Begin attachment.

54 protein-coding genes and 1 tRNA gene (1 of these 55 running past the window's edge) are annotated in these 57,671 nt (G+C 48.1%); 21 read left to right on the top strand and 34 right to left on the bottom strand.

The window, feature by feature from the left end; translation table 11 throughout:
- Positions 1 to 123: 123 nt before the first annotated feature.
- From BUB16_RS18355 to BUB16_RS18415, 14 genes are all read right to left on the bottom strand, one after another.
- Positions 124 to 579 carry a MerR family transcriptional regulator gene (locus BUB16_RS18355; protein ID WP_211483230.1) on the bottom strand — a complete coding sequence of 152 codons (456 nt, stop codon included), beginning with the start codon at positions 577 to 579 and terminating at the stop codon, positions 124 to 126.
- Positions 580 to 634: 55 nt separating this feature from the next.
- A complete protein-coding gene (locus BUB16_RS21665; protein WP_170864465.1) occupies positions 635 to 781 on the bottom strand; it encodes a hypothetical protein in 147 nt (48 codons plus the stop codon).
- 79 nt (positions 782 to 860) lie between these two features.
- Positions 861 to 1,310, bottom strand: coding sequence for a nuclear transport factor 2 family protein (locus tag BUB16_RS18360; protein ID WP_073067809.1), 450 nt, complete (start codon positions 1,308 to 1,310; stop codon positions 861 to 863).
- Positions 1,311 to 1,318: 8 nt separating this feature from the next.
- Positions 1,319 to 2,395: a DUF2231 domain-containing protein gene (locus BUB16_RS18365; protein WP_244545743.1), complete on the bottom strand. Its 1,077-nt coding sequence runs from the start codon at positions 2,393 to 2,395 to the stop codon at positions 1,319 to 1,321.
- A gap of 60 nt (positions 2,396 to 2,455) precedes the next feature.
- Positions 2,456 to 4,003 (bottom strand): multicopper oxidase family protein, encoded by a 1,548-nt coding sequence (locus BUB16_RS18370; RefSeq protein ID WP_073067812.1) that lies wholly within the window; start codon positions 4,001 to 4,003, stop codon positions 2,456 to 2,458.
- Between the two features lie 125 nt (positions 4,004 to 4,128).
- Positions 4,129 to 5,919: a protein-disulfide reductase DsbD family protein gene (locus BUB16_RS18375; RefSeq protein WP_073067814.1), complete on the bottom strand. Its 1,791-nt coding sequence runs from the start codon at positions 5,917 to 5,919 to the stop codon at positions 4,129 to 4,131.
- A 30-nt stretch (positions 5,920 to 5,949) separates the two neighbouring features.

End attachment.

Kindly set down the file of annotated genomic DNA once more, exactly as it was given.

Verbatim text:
54 protein-coding genes and 1 tRNA gene (1 of these 55 running past the window's edge) are annotated in these 57,671 nt (G+C 48.1%); 21 read left to right on the top strand and 34 right to left on the bottom strand.

The window, feature by feature from the left end; translation table 11 throughout:
- Positions 1 to 123: 123 nt before the first annotated feature.
- From BUB16_RS18355 to BUB16_RS18415, 14 genes are all read right to left on the bottom strand, one after another.
- Positions 124 to 579 carry a MerR family transcriptional regulator gene (locus BUB16_RS18355; protein ID WP_211483230.1) on the bottom strand — a complete coding sequence of 152 codons (456 nt, stop codon included), beginning with the start codon at positions 577 to 579 and terminating at the stop codon, positions 124 to 126.
- Positions 580 to 634: 55 nt separating this feature from the next.
- A complete protein-coding gene (locus BUB16_RS21665; protein WP_170864465.1) occupies positions 635 to 781 on the bottom strand; it encodes a hypothetical protein in 147 nt (48 codons plus the stop codon).
- 79 nt (positions 782 to 860) lie between these two features.
- Positions 861 to 1,310, bottom strand: coding sequence for a nuclear transport factor 2 family protein (locus tag BUB16_RS18360; protein ID WP_073067809.1), 450 nt, complete (start codon positions 1,308 to 1,310; stop codon positions 861 to 863).
- Positions 1,311 to 1,318: 8 nt separating this feature from the next.
- Positions 1,319 to 2,395: a DUF2231 domain-containing protein gene (locus BUB16_RS18365; protein WP_244545743.1), complete on the bottom strand. Its 1,077-nt coding sequence runs from the start codon at positions 2,393 to 2,395 to the stop codon at positions 1,319 to 1,321.
- A gap of 60 nt (positions 2,396 to 2,455) precedes the next feature.
- Positions 2,456 to 4,003 (bottom strand): multicopper oxidase family protein, encoded by a 1,548-nt coding sequence (locus BUB16_RS18370; RefSeq protein ID WP_073067812.1) that lies wholly within the window; start codon positions 4,001 to 4,003, stop codon positions 2,456 to 2,458.
- Between the two features lie 125 nt (positions 4,004 to 4,128).
- Positions 4,129 to 5,919: a protein-disulfide reductase DsbD family protein gene (locus BUB16_RS18375; RefSeq protein WP_073067814.1), complete on the bottom strand. Its 1,791-nt coding sequence runs from the start codon at positions 5,917 to 5,919 to the stop codon at positions 4,129 to 4,131.
- A 30-nt stretch (positions 5,920 to 5,949) separates the two neighbouring features.